August
21
2013
The Emperor's New Frontiers

The official answer, of course, is no. Newfrontiers – which, originally, was simply the name given to Terry Virgo’s apostolic sphere – has always included a number of established and emerging apostolic ministries, and the only thing that is changing at the moment is that we are formally recognising and releasing them. The name will continue, the values will continue, and the relationships will continue, so to use the language of ‘breaking up’ is inappropriate. Nobody has fallen out with anybody; we still have the same mission, the same DNA and the same shared history.

If a corporation turns into five companies, each with their own leader, name, board and budget, then it’s fair to say that the original corporation has ‘broken up’. If a denomination fragments along theological lines into five smaller denominations, distinguishable from each other not just by geography but also by convictions, purpose and values, then that might be called ‘breaking up’, too. But if a family reaches the stage where the children no longer live under their parents’ roof, and leave home to form families of their own, nobody calls that a ‘break up’. Rather, it’s understood as the natural outcome of growth and maturity, and the best possible way of ensuring that growth and maturity continue into the next generation. The sort of language we use for it is positive, not negative; we mourn the physical separation, but we know how important it is for the family to continue to flourish.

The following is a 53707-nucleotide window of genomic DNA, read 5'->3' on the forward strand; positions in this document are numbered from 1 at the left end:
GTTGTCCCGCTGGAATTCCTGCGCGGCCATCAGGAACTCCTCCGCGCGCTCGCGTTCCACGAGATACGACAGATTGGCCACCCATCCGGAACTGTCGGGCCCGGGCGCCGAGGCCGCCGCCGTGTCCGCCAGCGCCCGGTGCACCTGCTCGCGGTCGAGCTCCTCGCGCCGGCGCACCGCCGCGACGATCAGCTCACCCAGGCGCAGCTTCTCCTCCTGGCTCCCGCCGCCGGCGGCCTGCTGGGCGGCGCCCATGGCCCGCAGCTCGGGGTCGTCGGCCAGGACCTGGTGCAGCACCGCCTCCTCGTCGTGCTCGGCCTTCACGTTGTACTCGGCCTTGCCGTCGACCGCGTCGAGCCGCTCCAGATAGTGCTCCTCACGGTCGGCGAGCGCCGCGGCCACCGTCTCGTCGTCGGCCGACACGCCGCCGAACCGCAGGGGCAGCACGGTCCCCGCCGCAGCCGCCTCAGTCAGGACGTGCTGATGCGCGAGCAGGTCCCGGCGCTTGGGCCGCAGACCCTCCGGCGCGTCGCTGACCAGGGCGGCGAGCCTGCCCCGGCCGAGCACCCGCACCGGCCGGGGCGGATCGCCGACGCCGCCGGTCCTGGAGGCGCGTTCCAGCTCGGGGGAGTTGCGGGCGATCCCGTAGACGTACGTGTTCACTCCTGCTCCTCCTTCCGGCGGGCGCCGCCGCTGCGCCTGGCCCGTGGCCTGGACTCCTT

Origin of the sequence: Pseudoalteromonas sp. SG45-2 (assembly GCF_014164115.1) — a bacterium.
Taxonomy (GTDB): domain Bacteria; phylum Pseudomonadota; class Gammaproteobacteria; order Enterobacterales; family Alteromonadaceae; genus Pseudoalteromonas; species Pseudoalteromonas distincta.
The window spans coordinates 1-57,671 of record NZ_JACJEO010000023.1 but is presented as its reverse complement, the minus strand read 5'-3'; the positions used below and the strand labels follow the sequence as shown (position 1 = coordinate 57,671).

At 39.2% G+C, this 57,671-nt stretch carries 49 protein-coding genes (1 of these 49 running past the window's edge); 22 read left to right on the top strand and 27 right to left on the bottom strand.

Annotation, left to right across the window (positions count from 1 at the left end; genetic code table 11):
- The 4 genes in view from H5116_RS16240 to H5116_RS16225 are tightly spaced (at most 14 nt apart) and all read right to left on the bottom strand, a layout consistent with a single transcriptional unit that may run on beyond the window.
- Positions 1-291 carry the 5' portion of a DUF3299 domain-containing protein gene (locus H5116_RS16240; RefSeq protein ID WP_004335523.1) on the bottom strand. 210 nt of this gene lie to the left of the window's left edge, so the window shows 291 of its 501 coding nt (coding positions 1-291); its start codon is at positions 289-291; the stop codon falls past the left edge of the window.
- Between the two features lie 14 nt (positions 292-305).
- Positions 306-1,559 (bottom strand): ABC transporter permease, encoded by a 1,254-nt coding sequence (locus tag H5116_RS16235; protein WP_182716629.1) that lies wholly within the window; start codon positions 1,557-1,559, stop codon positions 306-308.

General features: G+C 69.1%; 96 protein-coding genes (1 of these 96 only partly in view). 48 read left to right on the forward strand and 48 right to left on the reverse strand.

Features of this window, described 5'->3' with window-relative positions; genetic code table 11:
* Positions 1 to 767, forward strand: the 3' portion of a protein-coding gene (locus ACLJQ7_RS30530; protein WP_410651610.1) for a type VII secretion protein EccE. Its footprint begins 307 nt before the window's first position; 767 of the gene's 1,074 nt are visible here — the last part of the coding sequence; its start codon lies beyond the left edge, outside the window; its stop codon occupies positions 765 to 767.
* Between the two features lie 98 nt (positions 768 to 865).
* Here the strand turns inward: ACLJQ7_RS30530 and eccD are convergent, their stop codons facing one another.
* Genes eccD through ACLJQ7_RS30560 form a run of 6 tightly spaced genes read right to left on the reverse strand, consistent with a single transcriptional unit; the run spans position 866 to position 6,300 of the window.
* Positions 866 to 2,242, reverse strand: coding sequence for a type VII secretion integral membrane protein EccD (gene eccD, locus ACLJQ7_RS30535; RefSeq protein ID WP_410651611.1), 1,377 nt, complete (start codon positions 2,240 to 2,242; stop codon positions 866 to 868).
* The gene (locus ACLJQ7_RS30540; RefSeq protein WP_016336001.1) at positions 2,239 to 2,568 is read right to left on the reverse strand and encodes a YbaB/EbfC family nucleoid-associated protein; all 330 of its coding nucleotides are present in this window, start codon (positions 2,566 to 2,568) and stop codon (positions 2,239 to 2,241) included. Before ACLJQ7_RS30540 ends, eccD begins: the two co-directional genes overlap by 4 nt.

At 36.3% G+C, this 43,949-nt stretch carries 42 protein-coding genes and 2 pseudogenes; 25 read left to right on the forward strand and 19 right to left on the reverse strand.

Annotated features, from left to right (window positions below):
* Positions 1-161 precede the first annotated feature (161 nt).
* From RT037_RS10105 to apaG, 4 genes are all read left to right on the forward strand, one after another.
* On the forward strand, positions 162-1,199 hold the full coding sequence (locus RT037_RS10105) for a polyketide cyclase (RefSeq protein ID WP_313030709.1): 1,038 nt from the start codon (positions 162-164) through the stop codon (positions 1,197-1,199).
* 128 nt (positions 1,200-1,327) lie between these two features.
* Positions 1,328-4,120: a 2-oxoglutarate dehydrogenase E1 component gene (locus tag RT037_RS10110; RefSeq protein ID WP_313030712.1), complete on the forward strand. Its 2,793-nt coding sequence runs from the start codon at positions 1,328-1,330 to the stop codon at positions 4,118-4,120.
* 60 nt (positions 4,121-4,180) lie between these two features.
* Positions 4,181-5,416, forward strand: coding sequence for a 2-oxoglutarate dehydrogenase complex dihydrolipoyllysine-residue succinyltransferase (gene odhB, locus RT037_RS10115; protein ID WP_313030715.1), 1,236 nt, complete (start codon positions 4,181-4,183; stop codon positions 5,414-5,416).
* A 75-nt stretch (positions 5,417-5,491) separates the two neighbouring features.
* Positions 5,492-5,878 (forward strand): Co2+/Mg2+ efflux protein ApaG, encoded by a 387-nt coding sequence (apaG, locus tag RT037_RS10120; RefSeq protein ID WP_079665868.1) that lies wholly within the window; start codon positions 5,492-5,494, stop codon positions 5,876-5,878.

So how do you tell the difference between a denomination breaking up, and children leaving home? That is, how can we tell if what is happening in Newfrontiers is the latter, as opposed to the former? Well, self-identification is one thing: when children leave home, they still describe themselves as being part of their original family, even if they are beginning to form their own. Another clue is that extended families visit each other’s houses, get to know each other’s children, exchange gifts at Christmas, and meet together to celebrate weddings, whereas denominations which have split don’t generally do those things. And of course, family members keep in touch, desire the best for each other, and continue to update each other on significant things that are happening in their lives.

For me, then, what’s happening in Newfrontiers at the moment looks much more like a family leaving home than a corporation or a denomination splitting up. From what I can tell, both spheres and churches will continue to self-identify as Newfrontiers, even if they also use a sphere name. Spheres will continue to support each other, exchange gifts (in the form of ministry, people and finances) and work together on common projects. There will be contexts for meeting together, albeit much less frequently than in the past. Visiting other churches and getting to know them will continue to happen, and so will the encouragement, news updates, sending of people and partnering in mission, and so on. All of those things, to my mind, are much more important indicators of unity than having the same leaders’ conference or the same website.

So when people ask me whether Newfrontiers is ‘breaking up’, I’m saying no. I never ‘split from’ my parents, my brother or my sisters, and nor am I planning to. In the long run, I actually ended up with a lot more people in my extended family as a result. Which is as it should be.

This blog post is a summary of a longer version originally posted on the Theology Matters forum. Read the full article here.